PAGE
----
Friday, April 6, 2018
Which payment app will own this prime wallet real estate is up for grabs. PayPal has first mover advantage, as 44% of Americans currently use it. Over half also currently use another type, such as a store app (18%), bank digital wallet (16%), Apple Pay (10%), and Google Pay (7%).
Peer-to-peer payment services (P2P) seem well-poised to capture this space. Over a third (36%) of Americans surveyed in the Koski Research study report that they currently use P2P apps, and they most widely use it for commerce.
Pay for a product or service (71%)
Send money (49%)
Split costs (31%)
Americans are looking for digital innovation throughout the financial spectrum. More than four in five Americans (84%) say they are interested in managing their money from one online central platform for deposits, spending, and saving. They desire full financial integration – nearly two-thirds say they would keep their money in one digital app for deposits and payments. "Americans are looking for better, integrated ways to manage their finances across different aspects of their financial lives, including their income, their spending, their saving, and their investing," says Lilah Koski, CEO of Koski Research.
How we invest is likely to see significant disruption as well. In a head-to-head matchup of computer vs. human for investing performance, 57% of Gen Z said they believe a computer would provide better performance over time (vs. 40% of Millennials, 35% of Gen X, and 40% of Boomers). All generations expect that advice from a computer would cost them less in fees, though the younger generations place less emphasis on discounted fees from computers.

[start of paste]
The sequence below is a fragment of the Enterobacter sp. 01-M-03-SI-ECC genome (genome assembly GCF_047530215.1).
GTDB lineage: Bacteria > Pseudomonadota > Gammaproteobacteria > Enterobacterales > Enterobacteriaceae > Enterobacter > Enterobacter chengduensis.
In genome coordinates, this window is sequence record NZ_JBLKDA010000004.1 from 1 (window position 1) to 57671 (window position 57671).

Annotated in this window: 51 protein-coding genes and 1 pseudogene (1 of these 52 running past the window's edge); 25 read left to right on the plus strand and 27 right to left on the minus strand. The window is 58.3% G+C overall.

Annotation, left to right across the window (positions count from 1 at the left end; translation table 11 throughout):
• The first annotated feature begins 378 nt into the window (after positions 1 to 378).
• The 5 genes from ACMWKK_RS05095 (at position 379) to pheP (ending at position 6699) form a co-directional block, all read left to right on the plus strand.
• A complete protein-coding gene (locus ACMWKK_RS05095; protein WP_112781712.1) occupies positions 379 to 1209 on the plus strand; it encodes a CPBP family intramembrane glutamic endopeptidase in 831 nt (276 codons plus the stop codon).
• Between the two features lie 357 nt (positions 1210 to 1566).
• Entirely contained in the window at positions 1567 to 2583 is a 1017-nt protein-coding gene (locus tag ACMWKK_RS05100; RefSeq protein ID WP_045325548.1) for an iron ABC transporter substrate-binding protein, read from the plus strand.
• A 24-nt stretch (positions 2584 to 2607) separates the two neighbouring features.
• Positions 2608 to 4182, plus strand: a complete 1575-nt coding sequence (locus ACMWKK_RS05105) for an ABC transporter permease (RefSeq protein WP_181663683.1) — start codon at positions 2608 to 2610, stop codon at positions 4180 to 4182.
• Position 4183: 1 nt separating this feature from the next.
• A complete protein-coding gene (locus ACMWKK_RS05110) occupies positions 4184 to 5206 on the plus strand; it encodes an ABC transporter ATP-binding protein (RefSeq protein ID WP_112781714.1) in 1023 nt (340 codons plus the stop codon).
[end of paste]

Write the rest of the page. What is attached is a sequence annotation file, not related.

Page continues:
As consumers move to a digital money mindset, businesses must find ways to meet consumer needs.
About the Future of Money Study
The Koski Research Future of Money Study is conducted by Koski Research and is designed to provide insights to organizations to help improve people's financial lives. The study is conducted online among 1,000 U.S. General Population Adults 18 and over. The sample is balanced on gender, income, and age. The study includes an augment sample of 200 older Gen Z (16-19), which is not included in total. Results are not weighted.